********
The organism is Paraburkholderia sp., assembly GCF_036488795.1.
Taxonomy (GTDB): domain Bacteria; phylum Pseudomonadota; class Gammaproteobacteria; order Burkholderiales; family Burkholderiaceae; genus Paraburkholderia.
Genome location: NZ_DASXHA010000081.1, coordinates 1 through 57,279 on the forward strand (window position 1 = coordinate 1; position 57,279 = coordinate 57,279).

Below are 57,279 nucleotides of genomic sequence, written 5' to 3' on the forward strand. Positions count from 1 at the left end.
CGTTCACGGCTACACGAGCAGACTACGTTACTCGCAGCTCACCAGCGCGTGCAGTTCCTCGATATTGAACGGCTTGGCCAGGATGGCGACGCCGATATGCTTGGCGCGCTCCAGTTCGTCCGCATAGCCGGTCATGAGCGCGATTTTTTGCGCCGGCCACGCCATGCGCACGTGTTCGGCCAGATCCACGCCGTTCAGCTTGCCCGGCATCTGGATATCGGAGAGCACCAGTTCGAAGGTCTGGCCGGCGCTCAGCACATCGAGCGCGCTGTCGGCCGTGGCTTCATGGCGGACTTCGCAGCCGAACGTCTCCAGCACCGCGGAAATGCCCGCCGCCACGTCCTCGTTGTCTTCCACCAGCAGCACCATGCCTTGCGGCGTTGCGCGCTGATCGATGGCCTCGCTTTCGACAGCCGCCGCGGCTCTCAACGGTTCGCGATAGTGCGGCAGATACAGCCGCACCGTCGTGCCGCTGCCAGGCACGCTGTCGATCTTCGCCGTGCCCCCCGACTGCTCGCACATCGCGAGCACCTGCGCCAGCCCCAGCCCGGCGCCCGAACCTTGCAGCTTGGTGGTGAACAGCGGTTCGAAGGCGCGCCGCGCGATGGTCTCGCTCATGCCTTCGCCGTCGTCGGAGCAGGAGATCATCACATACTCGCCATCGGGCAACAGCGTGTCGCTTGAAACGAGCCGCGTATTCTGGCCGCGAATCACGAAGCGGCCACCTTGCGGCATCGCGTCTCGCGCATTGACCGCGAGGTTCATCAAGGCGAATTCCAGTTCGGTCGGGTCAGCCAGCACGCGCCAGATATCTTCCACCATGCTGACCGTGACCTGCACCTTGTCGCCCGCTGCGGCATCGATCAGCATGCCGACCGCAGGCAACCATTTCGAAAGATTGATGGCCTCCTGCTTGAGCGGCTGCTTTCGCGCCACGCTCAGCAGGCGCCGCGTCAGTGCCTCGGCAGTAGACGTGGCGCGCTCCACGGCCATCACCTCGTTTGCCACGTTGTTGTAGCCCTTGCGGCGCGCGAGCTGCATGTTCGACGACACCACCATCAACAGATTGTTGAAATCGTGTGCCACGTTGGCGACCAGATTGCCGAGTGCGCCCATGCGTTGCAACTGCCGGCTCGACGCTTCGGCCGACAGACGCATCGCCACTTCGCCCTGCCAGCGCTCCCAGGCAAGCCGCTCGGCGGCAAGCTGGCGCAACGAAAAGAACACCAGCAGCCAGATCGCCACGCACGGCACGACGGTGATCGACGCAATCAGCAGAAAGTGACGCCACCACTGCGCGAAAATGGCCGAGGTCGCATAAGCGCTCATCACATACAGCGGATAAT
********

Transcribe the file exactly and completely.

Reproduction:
The organism is Paraburkholderia sp., assembly GCF_036488795.1.
Taxonomy (GTDB): domain Bacteria; phylum Pseudomonadota; class Gammaproteobacteria; order Burkholderiales; family Burkholderiaceae; genus Paraburkholderia.
Genome location: NZ_DASXHA010000081.1, coordinates 1 through 57,279 on the forward strand (window position 1 = coordinate 1; position 57,279 = coordinate 57,279).

Below are 57,279 nucleotides of genomic sequence, written 5' to 3' on the forward strand. Positions count from 1 at the left end.
CGTTCACGGCTACACGAGCAGACTACGTTACTCGCAGCTCACCAGCGCGTGCAGTTCCTCGATATTGAACGGCTTGGCCAGGATGGCGACGCCGATATGCTTGGCGCGCTCCAGTTCGTCCGCATAGCCGGTCATGAGCGCGATTTTTTGCGCCGGCCACGCCATGCGCACGTGTTCGGCCAGATCCACGCCGTTCAGCTTGCCCGGCATCTGGATATCGGAGAGCACCAGTTCGAAGGTCTGGCCGGCGCTCAGCACATCGAGCGCGCTGTCGGCCGTGGCTTCATGGCGGACTTCGCAGCCGAACGTCTCCAGCACCGCGGAAATGCCCGCCGCCACGTCCTCGTTGTCTTCCACCAGCAGCACCATGCCTTGCGGCGTTGCGCGCTGATCGATGGCCTCGCTTTCGACAGCCGCCGCGGCTCTCAACGGTTCGCGATAGTGCGGCAGATACAGCCGCACCGTCGTGCCGCTGCCAGGCACGCTGTCGATCTTCGCCGTGCCCCCCGACTGCTCGCACATCGCGAGCACCTGCGCCAGCCCCAGCCCGGCGCCCGAACCTTGCAGCTTGGTGGTGAACAGCGGTTCGAAGGCGCGCCGCGCGATGGTCTCGCTCATGCCTTCGCCGTCGTCGGAGCAGGAGATCATCACATACTCGCCATCGGGCAACAGCGTGTCGCTTGAAACGAGCCGCGTATTCTGGCCGCGAATCACGAAGCGGCCACCTTGCGGCATCGCGTCTCGCGCATTGACCGCGAGGTTCATCAAGGCGAATTCCAGTTCGGTCGGGTCAGCCAGCACGCGCCAGATATCTTCCACCATGCTGACCGTGACCTGCACCTTGTCGCCCGCTGCGGCATCGATCAGCATGCCGACCGCAGGCAACCATTTCGAAAGATTGATGGCCTCCTGCTTGAGCGGCTGCTTTCGCGCCACGCTCAGCAGGCGCCGCGTCAGTGCCTCGGCAGTAGACGTGGCGCGCTCCACGGCCATCACCTCGTTTGCCACGTTGTTGTAGCCCTTGCGGCGCGCGAGCTGCATGTTCGACGACACCACCATCAACAGATTGTTGAAATCGTGTGCCACGTTGGCGACCAGATTGCCGAGTGCGCCCATGCGTTGCAACTGCCGGCTCGACGCTTCGGCCGACAGACGCATCGCCACTTCGCCCTGCCAGCGCTCCCAGGCAAGCCGCTCGGCGGCAAGCTGGCGCAACGAAAAGAACACCAGCAGCCAGATCGCCACGCACGGCACGACGGTGATCGACGCAATCAGCAGAAAGTGACGCCACCACTGCGCGAAAATGGCCGAGGTCGCATAAGCGCTCATCACATACAGCGGATAAT